How We Do What We Do

 —  August 29, 2012 — 3 Comments

It will come as no surprise to most of you that we have a very specific strategy concerning our approach to youth ministry. While your paradigm/process/strategy/purpose (call it whatever the heck you want) may look different than ours, having an easily articulated method to your madness is worth considering. Our youth ministry is centered around three simple “arenas” we think are ultra important in teenagers lives. Right now all of our youth ministry programs fit into one of these three arenas, each with a very specific purpose:

LARGE GROUP: We want to EXPOSE students to Christ, his kingdom and the 5 Purposes.

PRIMARY PROGRAM: Weekend Worship Services
Our weekend services are designed to give students a taste of what the church is all about and an entry-level chance to be exposed to the teachings of Jesus. All students are welcome, and the message is designed to have applications for seekers and the sold out. The services have a high level of student involvement with adults only in the most critical roles (teaching, etc). This is our most visible program to the public and also the most visible to the pastoral leadership of the church as well.

SMALL GROUP: We want students to EXPERIENCE Christ, his kingdom and the 5 Purposes with others.

PRIMARY PROGRAM: Life Groups
Our small group program meets during the week (on Tuesday or Wednesday nights) and divides up the large group into groups of 8-10 students. Groups are ideally made up of teenagers in the same grade, gender and geography enabling them to form a strong community through their high school years. Every group has an adult leader who leads the discussion and teaches a curriculum that’s separate from the large group program. Our goal is that a student goes beyond simple exposure to Christ but will begin to experience discipleship, ministry, and community.

INDIVIDUAL LIFE: Ultimately, we hope students will EXPRESS Christ, his kingdom and the 5 Purposes through their lifestyle.

PRIMARY PROGRAM(S): Grow booth, missions trips, events, serve projects
Basically in this arena we have a ton of options that students can choose as an individual. They’ve been exposed to Christ at the entry-level program, they experience Christ in a small group—now they have the chance to express or live out their faith in a myriad of choices presented to them at this level. We offer lots of Serve opportunities and resources to help students grow, and a few key events/camps throughout the year as well.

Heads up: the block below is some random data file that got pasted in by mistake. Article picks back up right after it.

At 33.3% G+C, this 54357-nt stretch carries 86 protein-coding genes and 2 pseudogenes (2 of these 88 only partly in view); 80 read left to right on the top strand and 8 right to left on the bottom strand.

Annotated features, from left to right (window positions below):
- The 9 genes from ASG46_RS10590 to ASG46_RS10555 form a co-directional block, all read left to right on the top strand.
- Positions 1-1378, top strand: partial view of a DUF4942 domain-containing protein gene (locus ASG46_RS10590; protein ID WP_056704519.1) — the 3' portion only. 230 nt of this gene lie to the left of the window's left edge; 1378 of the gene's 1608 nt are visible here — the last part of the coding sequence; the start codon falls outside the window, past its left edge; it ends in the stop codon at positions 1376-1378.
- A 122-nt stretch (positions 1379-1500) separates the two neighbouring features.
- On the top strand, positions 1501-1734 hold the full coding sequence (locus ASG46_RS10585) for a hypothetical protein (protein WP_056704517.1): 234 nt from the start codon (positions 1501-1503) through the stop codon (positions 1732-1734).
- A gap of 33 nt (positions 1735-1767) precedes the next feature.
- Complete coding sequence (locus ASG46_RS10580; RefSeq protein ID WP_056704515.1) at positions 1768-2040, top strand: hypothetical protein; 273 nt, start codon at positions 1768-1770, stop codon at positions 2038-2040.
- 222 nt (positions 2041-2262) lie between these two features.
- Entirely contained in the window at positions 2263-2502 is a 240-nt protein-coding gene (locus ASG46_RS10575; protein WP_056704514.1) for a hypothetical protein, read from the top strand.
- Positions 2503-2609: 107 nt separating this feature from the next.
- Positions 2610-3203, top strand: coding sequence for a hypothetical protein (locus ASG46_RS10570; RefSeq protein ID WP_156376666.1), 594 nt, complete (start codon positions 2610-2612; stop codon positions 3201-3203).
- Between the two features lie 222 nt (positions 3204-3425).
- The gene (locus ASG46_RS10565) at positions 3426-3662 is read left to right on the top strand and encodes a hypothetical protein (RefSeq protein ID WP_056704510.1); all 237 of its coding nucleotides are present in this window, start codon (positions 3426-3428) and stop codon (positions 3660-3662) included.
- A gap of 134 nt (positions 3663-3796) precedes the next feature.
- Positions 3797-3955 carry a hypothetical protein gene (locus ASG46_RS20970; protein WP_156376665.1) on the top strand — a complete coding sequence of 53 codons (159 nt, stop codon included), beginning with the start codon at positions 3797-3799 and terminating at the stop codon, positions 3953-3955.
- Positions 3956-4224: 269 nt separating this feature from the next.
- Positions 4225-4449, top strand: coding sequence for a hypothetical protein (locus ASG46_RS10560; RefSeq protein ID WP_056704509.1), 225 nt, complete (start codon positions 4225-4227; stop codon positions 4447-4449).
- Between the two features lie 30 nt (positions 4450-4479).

What does your process look like? Share it in the comments!

This post was written by Josh Griffin and Kurt Johnston and originally appeared as part of Simply Youth Ministry Today free newsletter. Subscribe to SYM Today right here.

Operation Slow-Down

 —  May 22, 2012 — 1 Comment

It’s time for youth group to start, and I’m running around like a chicken with my head cut off, finishing last-second details. (Sound familiar?) Deep inside, I know I’m telling every young person, “I don’t have time for you.” But my to-do list beckons.

If someone naïvely dares to stop me, I nervously fidget and struggle to maintain eye contact because I’m worried about dropping the ball on the looming program. I peer over this mere mortal’s shoulder and silently freak out as the countdown to start time nears zero. I pacify the person who caused this momentary diversion with a shallow promise to connect later in the week. Although I know that probably won’t happen, I desperately need to return to the important task at hand. Just to make sure I’m not stopped again, I take out my phone, participate in a ghost call, and resume my pace.

Ouch! Enough confessional time. Here’s my new plan to conduct Operation Slow-Down:

• I will ease my pace. Walk. More. Slowly. Resist the urge to end conversations quickly and move on to the next project. I want the pace of leisure to be my default and attentiveness to be my act of generosity.

• I will dial-in the program in advance. Work hard during the week so the youth service or meeting goes off without a hitch. Don’t save last-minute details for when people are arriving. Make it a goal to be standing around, with nothing to do, 10 minutes before the first young person walks through the door. That way, you’ll be ready to fully engage with kids.

• I will care about people and the program. I’m a program person all the way. Nothing’s more exciting to me than sharing the timeless message of Christ in creative ways. Tension will always exist between presenting a top-notch service or meeting and spending time with people. But final details and adjustments shouldn’t crowd out expressions of love. Care about the program, care about the creative elements, be proud of your innovative message or creative mini-movie that you spent several late nights sweating over. But be keenly aware of the people who might need you beforehand.

Trying to outdo yourself can become a vicious cycle. So stop walking around with such urgency. Instead, overflow with love for the listeners. After all, that’s who you’re trying to reach.

Originally appeared in the May/June 2012 issue of Group Magazine. Don’t get the magazine yet? Hit this link to subscribe and get in on the action today!



If you were at the youth ministry track today at Radicalis, I promised that most everything I shared was on the blog. Here’s a quick rundown to get it quickly – and if you weren’t there some stuff from the archives that might interest you, too:

JG